The election shenanigans are well underway as we enter phase two of the process: the petitioning. The two more interesting races are City Council and the mayoral race. Familiar faces seem to be a way to characterize what the options are. Rochester Woman was lucky enough to get an inside view by talking to some city residents and some of the candidates.

Chief James Sheppard focuses his agenda on what is right and the needs of the community. James Sheppard brings a true challenge to the incumbent Mayor Lovely Warren. Sheppard served his term as a legislator and now is seeking the mayor seat. A newcomer, Mary Lupien shall also throw her hat in the arena of the City Council race.

The race is becoming extremely interesting as the mayoral race includes incumbent Mayor Lovely Warren, Legislator and former Police Chief; Chief James Sheppard and newswoman Rachael Barnhart. In the days leading up to the beginnings of the election, the buzz on the streets and in the press was inclusive of the race argument.  In March, the issue of race popped up surrounding accusations about Adam McFadden and his alleged bullying and intimidating statements made surrounding the 25th Legislative District where people called for a public reprimand from Mayor Warren which never came.

Rochester politics at its best, the main characteristic seems to be a focus on “Black Lives Matter”. If you are an African-American, it is expected as an individual to cast a vote for African American politicians with the expectation the politicians who are African-Americans will automatically represent African-American interests. The color of someone’s skin doesn’t mean a person will automatically support any and all African-American issues. Don’t be hoodwinked! Politics is not governed by the color of skin, historically and emphatically, it’s about sticking with your party-line and their agenda; whether you are black or white. Vote together and we shall overcome, and that’s it regardless of color.

Recently, a community-based forum held by Transparency for Peace highlighted additional city issues. Community members were enraged by what they characterized as racist police dealings where community members were being abused by the police, the need for reform and a demand for accountability surrounding why known drug houses were not being shut down by the city. While no governmental process is perfect and it is easy to throw stones, some type of resolution must be found. The question is can a new administration tackle this agenda? Or will they just fall in with the run of the game of Rochester Politics on the day after the election is over? This is the question we as community members must ask.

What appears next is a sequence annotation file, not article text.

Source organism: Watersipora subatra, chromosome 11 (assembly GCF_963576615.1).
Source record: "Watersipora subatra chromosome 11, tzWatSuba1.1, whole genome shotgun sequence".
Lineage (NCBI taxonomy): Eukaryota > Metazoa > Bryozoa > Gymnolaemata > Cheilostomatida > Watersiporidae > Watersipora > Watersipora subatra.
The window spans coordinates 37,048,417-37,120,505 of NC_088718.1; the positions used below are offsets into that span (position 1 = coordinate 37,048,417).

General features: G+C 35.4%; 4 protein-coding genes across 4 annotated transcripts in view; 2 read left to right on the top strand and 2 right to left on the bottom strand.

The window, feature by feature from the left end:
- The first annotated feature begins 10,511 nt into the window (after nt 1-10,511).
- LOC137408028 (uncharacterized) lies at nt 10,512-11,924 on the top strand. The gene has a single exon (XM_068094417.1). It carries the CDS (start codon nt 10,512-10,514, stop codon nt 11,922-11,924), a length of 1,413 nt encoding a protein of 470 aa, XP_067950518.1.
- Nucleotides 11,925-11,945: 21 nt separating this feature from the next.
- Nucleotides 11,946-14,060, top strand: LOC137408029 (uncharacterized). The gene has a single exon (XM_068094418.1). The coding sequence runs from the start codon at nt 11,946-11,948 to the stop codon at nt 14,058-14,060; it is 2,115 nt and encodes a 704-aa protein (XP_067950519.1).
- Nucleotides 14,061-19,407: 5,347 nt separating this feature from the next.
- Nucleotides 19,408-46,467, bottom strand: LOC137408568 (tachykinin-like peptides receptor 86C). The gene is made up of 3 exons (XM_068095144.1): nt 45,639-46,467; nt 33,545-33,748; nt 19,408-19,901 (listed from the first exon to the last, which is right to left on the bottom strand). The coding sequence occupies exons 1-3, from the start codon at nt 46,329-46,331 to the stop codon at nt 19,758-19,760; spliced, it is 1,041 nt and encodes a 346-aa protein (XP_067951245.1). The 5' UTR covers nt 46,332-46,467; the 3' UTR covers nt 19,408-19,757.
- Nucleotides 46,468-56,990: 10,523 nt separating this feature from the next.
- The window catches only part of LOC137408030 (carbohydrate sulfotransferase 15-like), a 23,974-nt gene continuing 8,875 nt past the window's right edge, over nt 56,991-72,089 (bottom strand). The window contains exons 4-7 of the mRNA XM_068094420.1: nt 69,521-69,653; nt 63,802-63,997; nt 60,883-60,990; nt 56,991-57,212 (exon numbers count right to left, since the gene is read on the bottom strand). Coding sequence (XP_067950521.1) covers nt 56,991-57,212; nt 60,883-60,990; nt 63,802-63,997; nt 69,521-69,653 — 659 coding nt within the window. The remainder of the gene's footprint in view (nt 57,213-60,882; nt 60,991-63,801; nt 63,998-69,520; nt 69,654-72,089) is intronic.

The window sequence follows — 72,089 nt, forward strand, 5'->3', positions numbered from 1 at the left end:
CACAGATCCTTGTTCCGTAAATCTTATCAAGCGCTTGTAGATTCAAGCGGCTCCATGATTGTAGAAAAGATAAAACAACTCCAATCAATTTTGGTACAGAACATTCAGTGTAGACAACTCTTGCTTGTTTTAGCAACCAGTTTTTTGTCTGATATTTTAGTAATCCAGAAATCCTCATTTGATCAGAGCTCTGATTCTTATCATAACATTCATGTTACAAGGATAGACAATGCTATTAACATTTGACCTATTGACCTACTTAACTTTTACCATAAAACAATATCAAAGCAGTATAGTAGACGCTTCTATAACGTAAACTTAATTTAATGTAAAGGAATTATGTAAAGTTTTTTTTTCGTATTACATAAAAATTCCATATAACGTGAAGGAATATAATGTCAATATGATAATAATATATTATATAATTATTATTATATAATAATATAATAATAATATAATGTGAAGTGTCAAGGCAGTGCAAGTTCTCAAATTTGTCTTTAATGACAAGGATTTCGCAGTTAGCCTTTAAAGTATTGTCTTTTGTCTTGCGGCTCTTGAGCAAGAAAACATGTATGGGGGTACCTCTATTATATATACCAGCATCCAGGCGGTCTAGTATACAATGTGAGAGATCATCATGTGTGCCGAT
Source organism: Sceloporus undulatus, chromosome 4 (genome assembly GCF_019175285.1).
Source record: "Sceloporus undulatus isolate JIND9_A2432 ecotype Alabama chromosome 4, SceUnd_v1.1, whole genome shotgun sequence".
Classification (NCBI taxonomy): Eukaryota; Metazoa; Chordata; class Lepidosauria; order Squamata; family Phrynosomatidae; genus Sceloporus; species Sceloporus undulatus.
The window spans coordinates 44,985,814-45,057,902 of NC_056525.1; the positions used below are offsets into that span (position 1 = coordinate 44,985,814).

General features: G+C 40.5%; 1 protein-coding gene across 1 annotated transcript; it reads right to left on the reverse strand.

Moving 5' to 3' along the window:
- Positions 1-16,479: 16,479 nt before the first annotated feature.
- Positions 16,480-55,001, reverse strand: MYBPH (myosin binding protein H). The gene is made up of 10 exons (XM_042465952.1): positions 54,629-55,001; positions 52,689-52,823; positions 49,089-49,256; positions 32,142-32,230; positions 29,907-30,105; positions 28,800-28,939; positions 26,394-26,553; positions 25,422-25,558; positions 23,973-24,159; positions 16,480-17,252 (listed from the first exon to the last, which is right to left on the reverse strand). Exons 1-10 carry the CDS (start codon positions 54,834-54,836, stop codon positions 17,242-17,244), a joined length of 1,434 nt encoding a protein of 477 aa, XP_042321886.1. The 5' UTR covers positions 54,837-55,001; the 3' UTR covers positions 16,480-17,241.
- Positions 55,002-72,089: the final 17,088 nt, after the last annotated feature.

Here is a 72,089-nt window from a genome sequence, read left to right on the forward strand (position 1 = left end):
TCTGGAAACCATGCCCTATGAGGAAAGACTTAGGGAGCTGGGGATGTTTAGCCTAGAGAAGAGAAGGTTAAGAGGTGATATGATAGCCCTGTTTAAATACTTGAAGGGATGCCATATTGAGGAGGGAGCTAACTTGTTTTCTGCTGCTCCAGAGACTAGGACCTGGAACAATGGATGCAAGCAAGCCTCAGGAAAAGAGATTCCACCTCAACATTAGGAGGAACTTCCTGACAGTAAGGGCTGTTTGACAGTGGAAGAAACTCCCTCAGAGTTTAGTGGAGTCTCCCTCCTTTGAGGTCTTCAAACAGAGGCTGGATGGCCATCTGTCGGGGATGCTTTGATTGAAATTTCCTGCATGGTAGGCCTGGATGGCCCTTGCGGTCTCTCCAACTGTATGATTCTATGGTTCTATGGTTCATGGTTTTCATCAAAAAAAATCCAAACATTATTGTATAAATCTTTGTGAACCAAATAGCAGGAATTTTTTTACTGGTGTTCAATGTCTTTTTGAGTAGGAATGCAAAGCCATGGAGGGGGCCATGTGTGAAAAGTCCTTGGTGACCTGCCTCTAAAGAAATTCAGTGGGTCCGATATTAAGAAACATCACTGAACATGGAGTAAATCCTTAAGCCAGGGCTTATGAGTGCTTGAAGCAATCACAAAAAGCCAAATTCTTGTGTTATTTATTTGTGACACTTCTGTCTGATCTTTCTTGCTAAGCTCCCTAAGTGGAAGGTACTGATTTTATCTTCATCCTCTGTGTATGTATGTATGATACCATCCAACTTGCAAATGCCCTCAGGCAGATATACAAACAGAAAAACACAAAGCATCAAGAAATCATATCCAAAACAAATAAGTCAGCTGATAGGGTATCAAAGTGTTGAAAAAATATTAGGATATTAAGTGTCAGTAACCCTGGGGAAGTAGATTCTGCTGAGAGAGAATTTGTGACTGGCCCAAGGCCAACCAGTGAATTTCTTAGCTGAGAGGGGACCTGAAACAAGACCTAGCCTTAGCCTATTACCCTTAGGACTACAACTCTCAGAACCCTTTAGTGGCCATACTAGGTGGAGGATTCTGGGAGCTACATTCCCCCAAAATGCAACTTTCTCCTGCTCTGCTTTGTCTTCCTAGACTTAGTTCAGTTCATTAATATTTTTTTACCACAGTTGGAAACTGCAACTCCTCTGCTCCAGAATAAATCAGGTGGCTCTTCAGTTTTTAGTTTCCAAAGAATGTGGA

Mary Lupien, is also throwing her hat in the race for city council. Mary is a substitute teacher at the Rochester City School District. She serves as a volunteer organizer at “Mothers Out Front Rochester”. Mary is no stranger to community issues. Most of her background seems to stem from grass roots organizing. Interesting on her social media page, Mary quotes Frederick Douglas “We are one, our cause is one. We must work together if we are to succeed”.

Rochester Woman asked Mary what her thoughts are about Rochester politics as she enters the race. “People in our city are struggling. Struggling to make ends meet, struggling to get where they need to go, struggling to make a better life for them and their families. With the state of our country on a national level, things will only get harder. Now I am convinced more than ever we need change at the local level to enact policies that affect systematic change to bring more equity and justice to Rochester. And this change has to come from the people living within the system and not those benefitting from the current system”.

What happens after the election is over? Business as usual or reform? Allegiances amongst the incumbents’ ring true when hitting the campaign trail. Who do you align with? Which team? After the election, does everything go back to normal? These are all questions a candidate must ask, answer and decide.

FORMER POLICE CHIEF JAMES SHEPPARD: MAYORAL CANDIDATE

Rochester Woman was given an exclusive sit down with the mayoral candidate and we asked the tough questions. Every candidate has areas where people want to know “what really happened?” Seldom is there a chance to get the answers. Often the answers provide deep insight into why something was done a certain way and often those answers are not provided to the public but the adverse situation is used to throw political mud as to why you should not vote for someone. One of the controversial issues which come up regarding mayoral candidate Chief James Sheppard is whether some of his decisions were questionable while serving the community.

A local resident Amen Imhotep Ptah was clear, he would stick with Lovely.

“What happens in our backyard will directly impact the citizens of Rochester, therefore, our local election season is of vital importance when it comes to the political and economic landscape in the city. Unfortunately, there are candidates in the mayoral race that can strategically divide the black vote, an essential element in deciding who gets elected. I truly don’t have confidence in James Sheppard especially the way he made excuses for the police misconduct while he was the Chief of Police.

And although Mayor Lovely Warren has her mis-steps while being in office (her initial stance on certain issues such as the pickaninny down at Charlotte Beach) I think she is the most qualified out of all the candidates. Rachael Barnhart does not have the community’s best interest in mind reflecting on her biased views and the use of a platform ( as a journalist, she is supposed to be objective) to attack members of political parties playing an implicit (and explicit) role in producing micro-aggressions and institutionalized racism in local media.